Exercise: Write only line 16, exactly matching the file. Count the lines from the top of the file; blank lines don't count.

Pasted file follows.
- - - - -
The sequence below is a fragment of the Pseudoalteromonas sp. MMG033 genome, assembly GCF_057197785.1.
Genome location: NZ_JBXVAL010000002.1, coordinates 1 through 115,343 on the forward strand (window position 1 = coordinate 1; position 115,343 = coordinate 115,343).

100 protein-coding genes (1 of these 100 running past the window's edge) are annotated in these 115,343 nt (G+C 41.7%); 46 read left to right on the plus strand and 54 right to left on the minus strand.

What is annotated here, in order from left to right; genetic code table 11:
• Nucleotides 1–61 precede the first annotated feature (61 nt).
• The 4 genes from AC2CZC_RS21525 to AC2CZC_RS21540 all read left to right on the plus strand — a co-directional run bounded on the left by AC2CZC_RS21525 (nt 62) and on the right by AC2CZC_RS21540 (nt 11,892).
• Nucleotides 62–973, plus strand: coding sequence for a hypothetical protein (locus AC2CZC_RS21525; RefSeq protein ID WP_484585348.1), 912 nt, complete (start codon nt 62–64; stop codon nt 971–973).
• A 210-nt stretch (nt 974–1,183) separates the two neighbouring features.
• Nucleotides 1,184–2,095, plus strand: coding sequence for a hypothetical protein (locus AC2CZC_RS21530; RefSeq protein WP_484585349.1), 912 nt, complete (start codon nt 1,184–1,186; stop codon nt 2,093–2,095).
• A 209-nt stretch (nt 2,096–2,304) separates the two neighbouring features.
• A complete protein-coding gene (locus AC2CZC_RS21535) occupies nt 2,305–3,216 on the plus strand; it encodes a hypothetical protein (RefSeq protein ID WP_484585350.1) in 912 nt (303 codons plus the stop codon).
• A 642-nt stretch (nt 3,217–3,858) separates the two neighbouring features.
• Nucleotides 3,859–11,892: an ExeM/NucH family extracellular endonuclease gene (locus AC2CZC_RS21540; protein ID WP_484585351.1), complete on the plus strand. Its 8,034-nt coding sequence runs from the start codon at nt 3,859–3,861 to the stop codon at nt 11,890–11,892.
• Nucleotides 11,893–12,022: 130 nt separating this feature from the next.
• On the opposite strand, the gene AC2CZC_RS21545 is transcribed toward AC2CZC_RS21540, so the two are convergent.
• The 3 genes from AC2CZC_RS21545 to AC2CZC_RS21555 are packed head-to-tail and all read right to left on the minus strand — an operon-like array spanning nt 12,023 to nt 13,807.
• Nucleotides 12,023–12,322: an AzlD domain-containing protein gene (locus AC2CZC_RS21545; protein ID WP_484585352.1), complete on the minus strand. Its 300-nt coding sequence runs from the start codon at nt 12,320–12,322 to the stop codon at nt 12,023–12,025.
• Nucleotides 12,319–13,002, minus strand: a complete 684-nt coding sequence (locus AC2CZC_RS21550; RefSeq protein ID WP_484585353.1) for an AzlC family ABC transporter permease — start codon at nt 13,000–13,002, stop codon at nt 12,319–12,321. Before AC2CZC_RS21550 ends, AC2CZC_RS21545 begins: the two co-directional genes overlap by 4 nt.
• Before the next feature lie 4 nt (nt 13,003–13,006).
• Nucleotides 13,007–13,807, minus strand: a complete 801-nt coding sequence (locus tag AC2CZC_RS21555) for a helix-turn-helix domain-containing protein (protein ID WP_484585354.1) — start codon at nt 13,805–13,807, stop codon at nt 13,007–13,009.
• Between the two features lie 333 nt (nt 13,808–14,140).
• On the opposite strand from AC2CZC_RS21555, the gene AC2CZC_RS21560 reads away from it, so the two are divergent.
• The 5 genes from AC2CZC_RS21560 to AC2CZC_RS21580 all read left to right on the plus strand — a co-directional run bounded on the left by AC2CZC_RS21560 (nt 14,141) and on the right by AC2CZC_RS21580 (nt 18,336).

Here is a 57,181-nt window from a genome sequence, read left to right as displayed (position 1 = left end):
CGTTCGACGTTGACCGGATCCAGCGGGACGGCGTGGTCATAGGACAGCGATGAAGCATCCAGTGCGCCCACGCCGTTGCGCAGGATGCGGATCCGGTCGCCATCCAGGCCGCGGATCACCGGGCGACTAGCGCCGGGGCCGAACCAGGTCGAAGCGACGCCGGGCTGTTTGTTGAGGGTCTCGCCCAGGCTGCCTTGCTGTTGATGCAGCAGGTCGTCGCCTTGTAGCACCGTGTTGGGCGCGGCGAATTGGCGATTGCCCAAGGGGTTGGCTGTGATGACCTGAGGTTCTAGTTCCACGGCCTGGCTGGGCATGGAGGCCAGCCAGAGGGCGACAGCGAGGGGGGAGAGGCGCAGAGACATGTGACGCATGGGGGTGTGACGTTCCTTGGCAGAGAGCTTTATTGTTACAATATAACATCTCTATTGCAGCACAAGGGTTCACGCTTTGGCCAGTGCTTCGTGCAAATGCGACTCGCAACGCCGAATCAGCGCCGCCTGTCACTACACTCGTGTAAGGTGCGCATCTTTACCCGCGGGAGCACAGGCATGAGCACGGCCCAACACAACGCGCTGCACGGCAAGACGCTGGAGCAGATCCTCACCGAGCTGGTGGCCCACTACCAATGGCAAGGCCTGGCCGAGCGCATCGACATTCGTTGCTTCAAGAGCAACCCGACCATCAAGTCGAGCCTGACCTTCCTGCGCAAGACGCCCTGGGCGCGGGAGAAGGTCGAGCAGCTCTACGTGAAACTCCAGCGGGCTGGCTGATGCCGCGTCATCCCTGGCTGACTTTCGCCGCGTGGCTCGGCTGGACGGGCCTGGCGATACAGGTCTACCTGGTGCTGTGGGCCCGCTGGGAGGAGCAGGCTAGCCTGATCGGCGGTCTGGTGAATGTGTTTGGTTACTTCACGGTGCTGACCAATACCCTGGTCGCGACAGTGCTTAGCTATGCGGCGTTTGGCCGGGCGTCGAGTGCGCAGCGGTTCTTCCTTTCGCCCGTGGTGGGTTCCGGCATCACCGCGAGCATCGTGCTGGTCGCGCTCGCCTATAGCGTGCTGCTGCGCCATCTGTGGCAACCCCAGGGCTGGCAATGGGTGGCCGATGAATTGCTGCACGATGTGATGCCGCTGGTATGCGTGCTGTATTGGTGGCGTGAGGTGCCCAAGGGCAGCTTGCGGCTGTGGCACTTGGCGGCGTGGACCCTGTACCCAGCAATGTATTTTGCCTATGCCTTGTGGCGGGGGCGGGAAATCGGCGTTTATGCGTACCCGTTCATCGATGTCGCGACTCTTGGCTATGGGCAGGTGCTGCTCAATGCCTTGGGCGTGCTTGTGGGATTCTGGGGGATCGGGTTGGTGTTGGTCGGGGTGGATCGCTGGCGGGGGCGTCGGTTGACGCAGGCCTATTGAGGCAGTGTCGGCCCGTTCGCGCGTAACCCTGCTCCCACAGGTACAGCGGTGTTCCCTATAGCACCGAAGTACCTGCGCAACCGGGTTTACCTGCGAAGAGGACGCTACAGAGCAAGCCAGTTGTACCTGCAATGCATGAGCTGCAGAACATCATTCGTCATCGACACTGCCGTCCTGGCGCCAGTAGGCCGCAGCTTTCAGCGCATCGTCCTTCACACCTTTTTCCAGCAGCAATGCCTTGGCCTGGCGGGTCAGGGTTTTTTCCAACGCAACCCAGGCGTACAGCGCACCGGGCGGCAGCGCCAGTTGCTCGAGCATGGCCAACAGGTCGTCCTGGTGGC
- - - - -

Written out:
• The 3 genes from AC2CZC_RS21545 to AC2CZC_RS21555 are packed head-to-tail and all read right to left on the minus strand — an operon-like array spanning nt 12,023 to nt 13,807.